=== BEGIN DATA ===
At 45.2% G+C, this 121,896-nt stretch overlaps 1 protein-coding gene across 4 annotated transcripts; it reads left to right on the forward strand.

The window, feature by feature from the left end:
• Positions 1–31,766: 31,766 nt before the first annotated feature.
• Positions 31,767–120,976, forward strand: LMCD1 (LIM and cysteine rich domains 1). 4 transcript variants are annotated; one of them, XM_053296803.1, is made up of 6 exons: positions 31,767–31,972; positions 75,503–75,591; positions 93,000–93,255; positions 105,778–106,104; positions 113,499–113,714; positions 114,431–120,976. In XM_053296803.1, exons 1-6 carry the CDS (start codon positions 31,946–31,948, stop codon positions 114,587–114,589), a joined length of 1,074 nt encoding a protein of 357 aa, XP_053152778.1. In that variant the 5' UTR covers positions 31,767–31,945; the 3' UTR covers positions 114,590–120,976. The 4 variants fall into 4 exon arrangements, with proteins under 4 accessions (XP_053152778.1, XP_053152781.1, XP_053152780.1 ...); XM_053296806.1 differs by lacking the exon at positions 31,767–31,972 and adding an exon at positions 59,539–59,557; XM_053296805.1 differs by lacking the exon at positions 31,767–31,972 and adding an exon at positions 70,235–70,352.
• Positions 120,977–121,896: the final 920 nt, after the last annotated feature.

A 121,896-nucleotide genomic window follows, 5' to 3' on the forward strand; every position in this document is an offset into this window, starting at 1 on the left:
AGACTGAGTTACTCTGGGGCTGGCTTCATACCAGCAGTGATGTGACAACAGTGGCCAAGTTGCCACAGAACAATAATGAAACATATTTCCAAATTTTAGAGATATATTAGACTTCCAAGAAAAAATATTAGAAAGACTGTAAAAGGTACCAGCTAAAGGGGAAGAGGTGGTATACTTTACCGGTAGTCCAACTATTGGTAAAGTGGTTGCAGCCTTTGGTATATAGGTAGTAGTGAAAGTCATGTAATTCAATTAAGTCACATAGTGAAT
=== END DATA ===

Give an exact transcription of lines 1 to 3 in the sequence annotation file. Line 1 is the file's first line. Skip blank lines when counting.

At 45.2% G+C, this 121,896-nt stretch overlaps 1 protein-coding gene across 4 annotated transcripts; it reads left to right on the forward strand.

The window, feature by feature from the left end:
• Positions 1–31,766: 31,766 nt before the first annotated feature.